Dear Friends and Neighbors,
I want to begin this email by offering my condolences to all those who have been affected by the devastating wildfires in central Washington. Hundreds of homes and businesses have been destroyed, and we continue to mourn the loss of three of our firefighters, Tom Zbyszewski, 20, Andrew Zajac, 26, and Richard Wheeler, 31.
I attended the memorial service for these men on Sunday in Wenatchee. It was very moving, and very sad. We lost three fine men that had so much of their lives left to live. Richard Wheeler had been married for just two-and-a-half years before he passed away. Likewise, Andrew Zajac had just married last November. Tom Zbyszewski had big plans ahead of him, and everyone knew him as a kind individual with a big heart. Their families have experienced a horrible loss, and words cannot adequately express our heartfelt gratitude for their sacrifice on our behalf.
As I listened to the families at the memorial service talk about each of these men, my thoughts went to the mismanagement of our forests and state lands. I believe we need to put together an aggressive plan to reduce wildfire risk in our state. This should include looking at ways to improve the health of our forests through insect control, as well as proper grazing and harvesting. We also need to reduce the amount of fuel on the forest floor. Finally, we need to look at how we respond to these massive fires, including how we utilize volunteers.
Cooperation with each of the agencies involved with fighting fires needs to be cohesive, and a change in management tactics is necessary for this cohesion to take place. The loss we have experienced should never be forgotten, and we should do everything in our power to make sure a crisis like this never happens again.
Please keep the families of Mr. Zbyszewski, Zajac, and Wheeler in your thoughts and prayers. I also ask that you do the same for firefighter Daniel Lyon, as he continues to recover after suffering burns to 60 percent of his body.
Washington Air National Guard refueling flight
I was asked to go on a refueling flight with the Washington Air National Guard, and jumped at the opportunity. We flew out of Boeing Field in Seattle in a KC-135 Stratotanker, and flew to Montana where we met up with a C-17 Globemaster III for a refueling hook up. It was an amazing display of formation flying by our Air National Guard. Seeing our planes hooked together just a few feet apart transferring fuel at close to 400 knots was something I’ll never forget. We have the strongest and most well-trained military with some of the best pilots and support personnel in the world. It makes you proud to be an American.
Grant County and Lincoln County fairs a big success
I attended both the Grant County and Lincoln County fairs in the same week, and while it was somewhat hectic traveling between the two communities, it was great to see that rural America is still as strong as ever. Our county fairs are world-class, and essentially serve as virtual classrooms in the outdoors. They teach our children values, how to respect and care for animals, and also how to work together with others. Additionally, these fairs also allow them to learn where our food comes from and who provides it, which is especially important.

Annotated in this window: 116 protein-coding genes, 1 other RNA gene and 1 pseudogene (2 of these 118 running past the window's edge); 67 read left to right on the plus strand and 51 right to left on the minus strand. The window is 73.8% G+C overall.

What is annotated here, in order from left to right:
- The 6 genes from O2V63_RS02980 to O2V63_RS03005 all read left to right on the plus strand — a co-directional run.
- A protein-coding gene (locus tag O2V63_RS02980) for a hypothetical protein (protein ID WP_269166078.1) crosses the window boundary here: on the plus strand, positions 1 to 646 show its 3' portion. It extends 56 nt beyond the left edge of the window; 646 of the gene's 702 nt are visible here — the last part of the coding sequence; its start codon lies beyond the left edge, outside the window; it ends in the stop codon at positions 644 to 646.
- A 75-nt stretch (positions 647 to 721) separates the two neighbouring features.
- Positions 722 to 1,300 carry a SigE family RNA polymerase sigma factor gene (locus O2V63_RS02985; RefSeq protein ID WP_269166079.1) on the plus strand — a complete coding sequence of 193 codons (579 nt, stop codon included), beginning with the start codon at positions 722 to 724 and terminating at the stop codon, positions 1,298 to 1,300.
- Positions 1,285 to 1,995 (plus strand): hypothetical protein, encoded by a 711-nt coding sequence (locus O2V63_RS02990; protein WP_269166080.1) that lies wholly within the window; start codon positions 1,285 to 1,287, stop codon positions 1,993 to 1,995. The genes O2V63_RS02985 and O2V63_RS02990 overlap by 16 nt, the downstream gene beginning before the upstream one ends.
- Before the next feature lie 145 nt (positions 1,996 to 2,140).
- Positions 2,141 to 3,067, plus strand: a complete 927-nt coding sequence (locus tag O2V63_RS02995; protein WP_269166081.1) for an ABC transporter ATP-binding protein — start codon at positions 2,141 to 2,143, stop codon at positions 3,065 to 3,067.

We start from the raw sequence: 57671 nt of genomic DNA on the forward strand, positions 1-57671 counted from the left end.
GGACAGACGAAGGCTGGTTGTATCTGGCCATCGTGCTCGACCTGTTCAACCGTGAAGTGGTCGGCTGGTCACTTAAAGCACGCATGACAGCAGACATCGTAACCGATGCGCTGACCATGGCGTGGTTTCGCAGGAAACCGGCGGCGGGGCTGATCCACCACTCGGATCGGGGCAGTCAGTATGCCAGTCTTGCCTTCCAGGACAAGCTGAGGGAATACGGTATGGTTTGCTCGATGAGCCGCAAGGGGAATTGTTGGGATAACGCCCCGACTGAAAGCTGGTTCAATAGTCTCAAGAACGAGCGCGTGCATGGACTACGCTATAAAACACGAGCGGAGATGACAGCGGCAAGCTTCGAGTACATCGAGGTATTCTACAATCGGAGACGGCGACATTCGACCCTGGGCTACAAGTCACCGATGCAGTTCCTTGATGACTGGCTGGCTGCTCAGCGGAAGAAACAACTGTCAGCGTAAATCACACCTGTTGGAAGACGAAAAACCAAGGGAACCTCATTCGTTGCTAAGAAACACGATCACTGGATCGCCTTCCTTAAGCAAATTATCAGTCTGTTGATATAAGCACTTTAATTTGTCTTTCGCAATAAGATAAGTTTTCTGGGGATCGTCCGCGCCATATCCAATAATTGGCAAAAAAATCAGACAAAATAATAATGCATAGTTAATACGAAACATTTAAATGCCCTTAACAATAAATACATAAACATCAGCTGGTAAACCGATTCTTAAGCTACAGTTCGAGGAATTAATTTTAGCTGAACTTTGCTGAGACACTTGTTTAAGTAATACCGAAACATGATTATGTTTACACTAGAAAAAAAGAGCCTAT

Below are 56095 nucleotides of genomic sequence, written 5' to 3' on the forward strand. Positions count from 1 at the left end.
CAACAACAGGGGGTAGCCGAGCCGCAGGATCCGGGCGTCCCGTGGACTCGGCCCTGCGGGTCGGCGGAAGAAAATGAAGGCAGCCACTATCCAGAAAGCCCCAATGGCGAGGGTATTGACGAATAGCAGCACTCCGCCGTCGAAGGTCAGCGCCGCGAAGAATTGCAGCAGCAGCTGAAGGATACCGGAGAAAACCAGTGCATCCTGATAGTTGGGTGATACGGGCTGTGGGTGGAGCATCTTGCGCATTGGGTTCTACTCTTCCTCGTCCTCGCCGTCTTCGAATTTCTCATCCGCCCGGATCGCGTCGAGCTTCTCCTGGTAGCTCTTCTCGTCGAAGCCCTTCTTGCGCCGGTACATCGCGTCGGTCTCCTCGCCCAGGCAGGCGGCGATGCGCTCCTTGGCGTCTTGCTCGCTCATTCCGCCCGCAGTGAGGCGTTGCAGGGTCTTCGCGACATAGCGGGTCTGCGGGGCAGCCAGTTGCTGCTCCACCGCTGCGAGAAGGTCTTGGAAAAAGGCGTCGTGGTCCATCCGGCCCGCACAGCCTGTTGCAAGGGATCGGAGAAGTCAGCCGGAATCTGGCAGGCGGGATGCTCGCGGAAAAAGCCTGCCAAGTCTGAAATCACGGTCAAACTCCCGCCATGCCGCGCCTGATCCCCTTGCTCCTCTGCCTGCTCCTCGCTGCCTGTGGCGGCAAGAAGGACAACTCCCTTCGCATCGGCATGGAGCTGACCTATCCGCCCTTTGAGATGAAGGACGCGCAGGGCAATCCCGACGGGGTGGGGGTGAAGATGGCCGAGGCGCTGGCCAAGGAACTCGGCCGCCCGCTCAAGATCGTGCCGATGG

County fairs are vital to rural communities. They help bring our communities together, and offer an opportunity to catch up on the lives of others. Unfortunately, our fair funding was cut this year by more than 40 percent, even though I worked hard to keep the funding at the same level as before. These fairs have so much to offer, not only to local communities, but to the entire state as well. I’m hoping we can restore funding in the upcoming legislative session.
I was recently given a tour of Genie Industries, a worldwide corporation that makes a wide variety of products, including boom lifts, scissor lifts, aerial work platforms, telehandlers, and material lifts. Genie has offices in Redmond and North Bend, and also employs more than 1,000 people in Grant County. They make the world’s second-tallest lift, the Genie 180, which I had the opportunity to ride to the top. It is a great machine – if you’re not afraid of heights.
Another company I was honored to take a tour of was SGL Automotive Carbon Fibers, which has a plant in Moses Lake. It is easy to see how carbon fiber will help build our future production of automobiles, and I am glad to see another clean industry using innovation to compete into the future.
Attending the Cle Elum Dam fish passage ceremony
I recently attended the Cle Elum Dam fish passage ceremony. The fish passage project was implemented under the Yakima Basin Integrated Water Resource Management Plan (YBIP), and is a result of many parties working together. We need more of this type of working together for the benefit of all.
Other items I’m focused on
There are many issues I am focused on at the moment, including water issues that range from a lack of water to, if you can believe it, too much water. I also continue to work with the state’s various substance abuse treatment centers to revamp the oversight provided from the state. We’re moving ahead with our fall plans for the Kids Kaucus. I started the Kaucus earlier this year to bring members of the public and private sector together to discuss how we can improve the outcomes and effectiveness of programs geared toward helping youth in Washington state. I also created the Fire Caucus this year, which is actively working on solutions to prevent major wildfires in the future.
Please continue to contact me with any comments, questions or concerns you have. My email address is firstname.lastname@example.org and my phone number is (509) 766-6682 at my district office in Moses Lake. Please feel free to share my email updates with your family, friends and neighbors, and encourage them to subscribe. They can do so by clicking here.